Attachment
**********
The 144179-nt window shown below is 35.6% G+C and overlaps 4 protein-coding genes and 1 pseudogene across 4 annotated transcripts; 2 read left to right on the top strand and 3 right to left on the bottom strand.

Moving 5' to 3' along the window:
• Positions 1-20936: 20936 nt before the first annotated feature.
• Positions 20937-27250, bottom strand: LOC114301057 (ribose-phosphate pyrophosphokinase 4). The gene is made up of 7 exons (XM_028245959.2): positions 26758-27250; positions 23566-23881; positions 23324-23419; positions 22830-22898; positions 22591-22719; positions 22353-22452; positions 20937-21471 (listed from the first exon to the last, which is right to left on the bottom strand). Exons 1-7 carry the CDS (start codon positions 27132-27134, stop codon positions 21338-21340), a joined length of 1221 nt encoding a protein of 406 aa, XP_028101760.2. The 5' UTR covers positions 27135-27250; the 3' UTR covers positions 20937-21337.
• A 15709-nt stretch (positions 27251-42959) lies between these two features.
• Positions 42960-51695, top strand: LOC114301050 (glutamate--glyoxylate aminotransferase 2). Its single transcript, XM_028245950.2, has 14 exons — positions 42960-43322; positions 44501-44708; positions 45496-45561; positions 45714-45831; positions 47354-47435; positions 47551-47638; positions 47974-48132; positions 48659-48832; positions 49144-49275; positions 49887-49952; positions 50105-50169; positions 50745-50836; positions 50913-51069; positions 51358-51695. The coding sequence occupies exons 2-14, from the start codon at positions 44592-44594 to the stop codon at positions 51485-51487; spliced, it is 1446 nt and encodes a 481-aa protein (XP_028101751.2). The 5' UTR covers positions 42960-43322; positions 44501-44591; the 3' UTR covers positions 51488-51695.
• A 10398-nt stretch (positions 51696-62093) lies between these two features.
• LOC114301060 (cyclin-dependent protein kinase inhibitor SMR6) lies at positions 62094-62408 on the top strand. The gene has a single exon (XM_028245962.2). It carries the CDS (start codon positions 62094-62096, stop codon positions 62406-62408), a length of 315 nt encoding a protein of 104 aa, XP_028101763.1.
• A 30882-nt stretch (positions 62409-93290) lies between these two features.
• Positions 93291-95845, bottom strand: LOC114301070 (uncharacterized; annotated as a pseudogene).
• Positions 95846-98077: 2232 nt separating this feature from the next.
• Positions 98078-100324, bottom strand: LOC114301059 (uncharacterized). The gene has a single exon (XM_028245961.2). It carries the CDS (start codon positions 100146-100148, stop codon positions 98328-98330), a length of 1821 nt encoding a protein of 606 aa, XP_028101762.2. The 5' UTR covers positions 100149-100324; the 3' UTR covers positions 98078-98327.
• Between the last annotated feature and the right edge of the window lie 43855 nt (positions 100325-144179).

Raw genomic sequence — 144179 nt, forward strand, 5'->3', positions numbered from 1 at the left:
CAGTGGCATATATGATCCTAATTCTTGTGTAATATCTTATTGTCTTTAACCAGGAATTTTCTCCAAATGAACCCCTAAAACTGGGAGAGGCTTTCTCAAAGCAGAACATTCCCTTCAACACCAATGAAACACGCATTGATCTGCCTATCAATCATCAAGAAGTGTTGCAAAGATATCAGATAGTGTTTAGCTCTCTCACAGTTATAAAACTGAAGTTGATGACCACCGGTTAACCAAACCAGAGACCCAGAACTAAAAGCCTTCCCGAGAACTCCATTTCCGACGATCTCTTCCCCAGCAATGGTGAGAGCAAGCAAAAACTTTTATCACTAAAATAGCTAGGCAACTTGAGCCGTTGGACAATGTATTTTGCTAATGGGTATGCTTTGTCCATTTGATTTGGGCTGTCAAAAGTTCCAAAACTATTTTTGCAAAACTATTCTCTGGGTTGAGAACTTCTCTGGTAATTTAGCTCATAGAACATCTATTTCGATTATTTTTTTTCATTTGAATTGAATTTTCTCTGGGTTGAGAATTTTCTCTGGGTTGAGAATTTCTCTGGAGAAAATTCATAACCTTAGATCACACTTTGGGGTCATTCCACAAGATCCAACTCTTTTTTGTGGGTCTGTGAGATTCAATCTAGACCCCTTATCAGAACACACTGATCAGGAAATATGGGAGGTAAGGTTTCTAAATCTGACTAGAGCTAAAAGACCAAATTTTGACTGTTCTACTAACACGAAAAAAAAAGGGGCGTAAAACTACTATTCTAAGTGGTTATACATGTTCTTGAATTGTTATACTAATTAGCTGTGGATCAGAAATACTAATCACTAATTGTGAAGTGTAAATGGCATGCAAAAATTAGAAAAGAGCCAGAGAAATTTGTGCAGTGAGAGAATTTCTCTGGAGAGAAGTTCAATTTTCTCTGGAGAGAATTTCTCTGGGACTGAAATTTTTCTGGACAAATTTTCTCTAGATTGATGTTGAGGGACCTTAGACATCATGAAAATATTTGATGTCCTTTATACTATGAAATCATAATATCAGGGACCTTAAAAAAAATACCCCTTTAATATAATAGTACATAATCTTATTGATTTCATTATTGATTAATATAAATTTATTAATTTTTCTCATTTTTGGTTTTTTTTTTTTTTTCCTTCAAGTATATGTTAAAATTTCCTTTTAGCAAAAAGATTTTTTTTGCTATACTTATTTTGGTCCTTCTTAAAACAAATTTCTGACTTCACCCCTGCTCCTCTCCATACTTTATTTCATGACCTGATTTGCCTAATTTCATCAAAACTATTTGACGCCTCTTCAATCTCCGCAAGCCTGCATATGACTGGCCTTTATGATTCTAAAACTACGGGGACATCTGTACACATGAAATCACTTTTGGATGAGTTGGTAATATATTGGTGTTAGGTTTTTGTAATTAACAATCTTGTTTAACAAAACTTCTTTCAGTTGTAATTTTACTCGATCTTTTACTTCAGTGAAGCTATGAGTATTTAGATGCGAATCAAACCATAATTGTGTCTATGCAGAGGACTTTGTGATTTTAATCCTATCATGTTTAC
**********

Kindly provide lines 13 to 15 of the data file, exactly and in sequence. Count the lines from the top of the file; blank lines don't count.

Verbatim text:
• Between the last annotated feature and the right edge of the window lie 43855 nt (positions 100325-144179).

Raw genomic sequence — 144179 nt, forward strand, 5'->3', positions numbered from 1 at the left:
CAGTGGCATATATGATCCTAATTCTTGTGTAATATCTTATTGTCTTTAACCAGGAATTTTCTCCAAATGAACCCCTAAAACTGGGAGAGGCTTTCTCAAAGCAGAACATTCCCTTCAACACCAATGAAACACGCATTGATCTGCCTATCAATCATCAAGAAGTGTTGCAAAGATATCAGATAGTGTTTAGCTCTCTCACAGTTATAAAACTGAAGTTGATGACCACCGGTTAACCAAACCAGAGACCCAGAACTAAAAGCCTTCCCGAGAACTCCATTTCCGACGATCTCTTCCCCAGCAATGGTGAGAGCAAGCAAAAACTTTTATCACTAAAATAGCTAGGCAACTTGAGCCGTTGGACAATGTATTTTGCTAATGGGTATGCTTTGTCCATTTGATTTGGGCTGTCAAAAGTTCCAAAACTATTTTTGCAAAACTATTCTCTGGGTTGAGAACTTCTCTGGTAATTTAGCTCATAGAACATCTATTTCGATTATTTTTTTTCATTTGAATTGAATTTTCTCTGGGTTGAGAATTTTCTCTGGGTTGAGAATTTCTCTGGAGAAAATTCATAACCTTAGATCACACTTTGGGGTCATTCCACAAGATCCAACTCTTTTTTGTGGGTCTGTGAGATTCAATCTAGACCCCTTATCAGAACACACTGATCAGGAAATATGGGAGGTAAGGTTTCTAAATCTGACTAGAGCTAAAAGACCAAATTTTGACTGTTCTACTAACACGAAAAAAAAAGGGGCGTAAAACTACTATTCTAAGTGGTTATACATGTTCTTGAATTGTTATACTAATTAGCTGTGGATCAGAAATACTAATCACTAATTGTGAAGTGTAAATGGCATGCAAAAATTAGAAAAGAGCCAGAGAAATTTGTGCAGTGAGAGAATTTCTCTGGAGAGAAGTTCAATTTTCTCTGGAGAGAATTTCTCTGGGACTGAAATTTTTCTGGACAAATTTTCTCTAGATTGATGTTGAGGGACCTTAGACATCATGAAAATATTTGATGTCCTTTATACTATGAAATCATAATATCAGGGACCTTAAAAAAAATACCCCTTTAATATAATAGTACATAATCTTATTGATTTCATTATTGATTAATATAAATTTATTAATTTTTCTCATTTTTGGTTTTTTTTTTTTTTTCCTTCAAGTATATGTTAAAATTTCCTTTTAGCAAAAAGATTTTTTTTGCTATACTTATTTTGGTCCTTCTTAAAACAAATTTCTGACTTCACCCCTGCTCCTCTCCATACTTTATTTCATGACCTGATTTGCCTAATTTCATCAAAACTATTTGACGCCTCTTCAATCTCCGCAAGCCTGCATATGACTGGCCTTTATGATTCTAAAACTACGGGGACATCTGTACACATGAAATCACTTTTGGATGAGTTGGTAATATATTGGTGTTAGGTTTTTGTAATTAACAATCTTGTTTAACAAAACTTCTTTCAGTTGTAATTTTACTCGATCTTTTACTTCAGTGAAGCTATGAGTATTTAGATGCGAATCAAACCATAATTGTGTCTATGCAGAGGACTTTGTGATTTTAATCCTATCATGTTTAC